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Capital Baltimore
Nickname The Free State
Official Language None
Governor Larry Hogan, R
Senator Chris Van Hollen, D
(202) 224-4654
Senator Ben Cardin, D
(202) 224-4524
Population 6,100,000 (2020)
Ratification of Constitution/or statehood April 28, 1788 (7th)
Flag of Maryland Motto: "Fatti maschii parole femine" (strong deeds, gentle words)

Maryland is bordered to the north by Pennsylvania, to the east by Delaware, to the south by Virginia and the District of Columbia, and to the west by West Virginia. It has a total area of 12,192.97 square miles.[1]

The state Constitution of Maryland, like all of the other 50 states, acknowledges God or our Creator or the Sovereign Ruler of the Universe. It says in the preamble:

We, the People of the State of Maryland, grateful to Almighty God for our civil and religious liberty, and taking into our serious consideration the best means of establishing a good Constitution in this State for the sure foundation and more permanent security thereof, declare:


The Colony of Maryland was established by Lord Baltimore as a haven for Catholics, as England was mostly Protestant. Jews also enjoyed freedom in Maryland. Lord de la War (also one of the possible origins of the name Delaware) was one of Maryland's early leaders.

Maryland won its independence from Britain in the American War for Independence in 1783.

In the 1850s America's parties realigned: Whigs disappeared while Republicans and Democrats struggled over sectionalism and anti-Catholic, anti-immigrant nativism. In the South, including Maryland, sectionalism appealed to rural voters and nativism to urban. Nativism was weaker than in the North because the South attracted fewer immigrants. Nevertheless, the nativist American (Know-Nothing) Party captured the Baltimore government in 1854. The party used patronage and, especially, coercion; its armed forces scared off Democratic voters and forced drunks and immigrants to vote multiple times. The party elected a congressman and governor during its short reign. In 1860 the Democrat-controlled legislature took back the city police, the militia, patronage, and the electoral machinery, and prosecuted some Know-Nothings for electoral fraud. By 1861 the Know-Nothings had split over secession.[2]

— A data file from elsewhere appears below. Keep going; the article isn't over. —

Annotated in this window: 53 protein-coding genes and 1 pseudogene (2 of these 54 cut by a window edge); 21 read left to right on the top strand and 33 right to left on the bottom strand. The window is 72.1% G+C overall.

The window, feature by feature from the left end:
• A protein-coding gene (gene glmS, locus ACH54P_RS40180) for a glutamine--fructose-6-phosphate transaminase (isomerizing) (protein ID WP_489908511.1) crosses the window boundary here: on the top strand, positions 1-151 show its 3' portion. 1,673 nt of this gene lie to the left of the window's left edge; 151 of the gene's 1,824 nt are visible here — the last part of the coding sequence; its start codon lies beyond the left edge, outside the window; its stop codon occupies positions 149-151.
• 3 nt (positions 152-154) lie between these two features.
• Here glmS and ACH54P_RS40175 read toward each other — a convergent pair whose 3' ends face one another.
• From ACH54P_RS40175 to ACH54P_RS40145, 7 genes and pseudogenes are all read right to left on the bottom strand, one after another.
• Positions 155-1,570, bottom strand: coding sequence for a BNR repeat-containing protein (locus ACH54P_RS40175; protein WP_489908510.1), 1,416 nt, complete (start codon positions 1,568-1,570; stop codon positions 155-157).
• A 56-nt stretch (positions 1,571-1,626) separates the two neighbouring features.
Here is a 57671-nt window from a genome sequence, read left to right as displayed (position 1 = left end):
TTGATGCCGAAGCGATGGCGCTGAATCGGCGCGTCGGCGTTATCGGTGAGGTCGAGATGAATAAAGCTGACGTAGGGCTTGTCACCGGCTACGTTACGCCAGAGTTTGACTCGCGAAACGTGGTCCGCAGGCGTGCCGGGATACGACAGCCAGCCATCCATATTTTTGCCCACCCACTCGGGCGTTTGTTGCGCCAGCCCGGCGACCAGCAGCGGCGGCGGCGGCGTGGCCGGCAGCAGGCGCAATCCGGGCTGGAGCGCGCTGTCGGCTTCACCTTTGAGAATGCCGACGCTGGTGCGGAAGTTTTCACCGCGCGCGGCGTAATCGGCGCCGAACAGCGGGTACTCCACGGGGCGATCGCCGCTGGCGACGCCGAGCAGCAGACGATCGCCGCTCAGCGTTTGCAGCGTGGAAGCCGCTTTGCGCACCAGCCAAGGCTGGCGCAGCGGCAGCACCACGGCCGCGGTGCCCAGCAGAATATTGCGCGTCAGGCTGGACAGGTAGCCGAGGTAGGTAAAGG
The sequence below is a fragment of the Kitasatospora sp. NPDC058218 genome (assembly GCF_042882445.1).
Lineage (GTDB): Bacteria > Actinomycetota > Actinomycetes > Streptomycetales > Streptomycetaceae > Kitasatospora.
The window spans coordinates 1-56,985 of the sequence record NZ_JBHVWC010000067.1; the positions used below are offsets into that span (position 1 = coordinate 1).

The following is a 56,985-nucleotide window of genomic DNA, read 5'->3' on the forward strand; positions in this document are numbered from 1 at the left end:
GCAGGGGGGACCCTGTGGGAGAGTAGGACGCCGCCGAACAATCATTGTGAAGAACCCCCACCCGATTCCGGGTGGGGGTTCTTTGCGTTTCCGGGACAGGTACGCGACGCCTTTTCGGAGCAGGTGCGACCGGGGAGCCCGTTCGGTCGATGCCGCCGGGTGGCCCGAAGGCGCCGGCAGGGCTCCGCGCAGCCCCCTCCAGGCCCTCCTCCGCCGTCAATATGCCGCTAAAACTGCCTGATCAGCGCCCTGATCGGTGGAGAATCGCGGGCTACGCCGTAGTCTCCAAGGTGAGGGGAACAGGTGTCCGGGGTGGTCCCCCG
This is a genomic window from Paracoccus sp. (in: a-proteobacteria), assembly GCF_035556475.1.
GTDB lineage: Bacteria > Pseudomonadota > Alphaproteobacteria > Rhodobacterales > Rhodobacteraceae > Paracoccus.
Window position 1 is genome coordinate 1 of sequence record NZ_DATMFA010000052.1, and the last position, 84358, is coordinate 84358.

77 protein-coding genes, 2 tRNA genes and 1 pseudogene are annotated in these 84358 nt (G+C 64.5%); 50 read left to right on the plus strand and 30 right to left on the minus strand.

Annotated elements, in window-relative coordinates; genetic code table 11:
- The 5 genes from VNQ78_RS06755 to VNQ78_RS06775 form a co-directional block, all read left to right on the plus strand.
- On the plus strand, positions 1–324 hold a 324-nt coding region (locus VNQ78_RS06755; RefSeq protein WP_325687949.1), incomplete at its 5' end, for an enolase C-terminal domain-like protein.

The current governor of Maryland is Larry Hogan (R) (2015-present). The capital of Maryland is Annapolis, located in Anne Arundel County. It is subdivided into 23 counties and Baltimore City, which, as an independent city, is in many respects the 24th county.[3]

Elected Officials




See also


  2. Frank Towers, The Urban South and the Coming of the Civil War (2004) covers Baltimore.